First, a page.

“This is an exciting and unique new capability,” said Army Maj. Daniel Yourk, deputy director for operations, VMC. “We are able to move our patients from an inpatient to a home setting with round-the-clock monitoring and reach-back care.”

Through the use of the home kit and self-assessments, healthcare professionals are able to provide continuous monitoring of a patient’s temperature, respiratory rate, heart rate, and oxygen saturation with intermittent monitoring of blood pressure and spirometry, which measures the movement of air into and out of the lungs. They system also enables secure video consultations.

In effect, the program “bridges the continuum of care” from inpatient to outpatient, said Army Lt. Col. Robert Walter, the program’s clinical lead and BAMC’s chief of pulmonary and critical care medicine. “We are offering an additional level of safety, support and monitoring.”

The pilot concept, first developed by the VMC and BAMC, now spans the services and the nation. Participating military medical treatment facilities include Naval Medical Center San Diego, California; Madigan Army Medical Center, Joint Base Lewis-McChord, Washington; Walter Reed National Military Medical Center, Bethesda, Maryland; Mike O’ Callaghan MMC, Nellis Air Force Base, Nevada; David Grant U.S. Air Force Medical Center, Travis AFB, California; Carl R. Darnall AMC, Fort Hood, Texas; and Fort Belvoir Community Hospital, Virginia.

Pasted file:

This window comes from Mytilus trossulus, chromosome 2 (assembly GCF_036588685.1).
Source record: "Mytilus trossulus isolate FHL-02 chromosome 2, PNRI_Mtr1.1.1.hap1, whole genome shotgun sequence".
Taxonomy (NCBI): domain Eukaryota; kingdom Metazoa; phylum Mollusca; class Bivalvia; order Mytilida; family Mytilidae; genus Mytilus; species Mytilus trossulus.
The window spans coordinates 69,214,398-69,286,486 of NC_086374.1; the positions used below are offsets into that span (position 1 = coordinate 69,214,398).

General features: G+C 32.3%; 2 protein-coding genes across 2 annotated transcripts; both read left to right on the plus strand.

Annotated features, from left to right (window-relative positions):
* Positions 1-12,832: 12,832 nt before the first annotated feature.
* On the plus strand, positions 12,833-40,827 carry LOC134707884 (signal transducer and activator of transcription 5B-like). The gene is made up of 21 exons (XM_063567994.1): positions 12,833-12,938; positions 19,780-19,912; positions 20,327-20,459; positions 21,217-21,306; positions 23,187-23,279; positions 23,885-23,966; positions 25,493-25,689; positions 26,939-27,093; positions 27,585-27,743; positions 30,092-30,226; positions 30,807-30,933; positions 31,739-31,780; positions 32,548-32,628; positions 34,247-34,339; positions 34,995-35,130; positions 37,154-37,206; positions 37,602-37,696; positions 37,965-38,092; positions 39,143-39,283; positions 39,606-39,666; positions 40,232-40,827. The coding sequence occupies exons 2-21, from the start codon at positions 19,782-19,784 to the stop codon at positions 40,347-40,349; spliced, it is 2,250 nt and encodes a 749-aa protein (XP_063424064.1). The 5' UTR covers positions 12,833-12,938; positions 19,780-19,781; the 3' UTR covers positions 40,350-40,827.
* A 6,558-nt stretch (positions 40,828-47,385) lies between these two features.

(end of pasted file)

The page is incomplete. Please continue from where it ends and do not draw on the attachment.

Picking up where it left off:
The process starts in the hospital inpatient unit or emergency department prior to discharge and in consultation with designated providers at each military treatment facility. If the patient qualifies for enrollment, they are equipped with the FDA-approved home monitoring kit and detailed verbal and printed instructions. The kit contains a tablet, a network hub that operates independently of Wi-Fi, and an arm band containing a coin-sized monitor. The system also pairs with a blood pressure cuff, a temperature patch and a spirometer. Patients fill out customized questionnaires daily to report how they are feeling. Together, the system enables continuous bio-physiologic and symptom-based monitoring.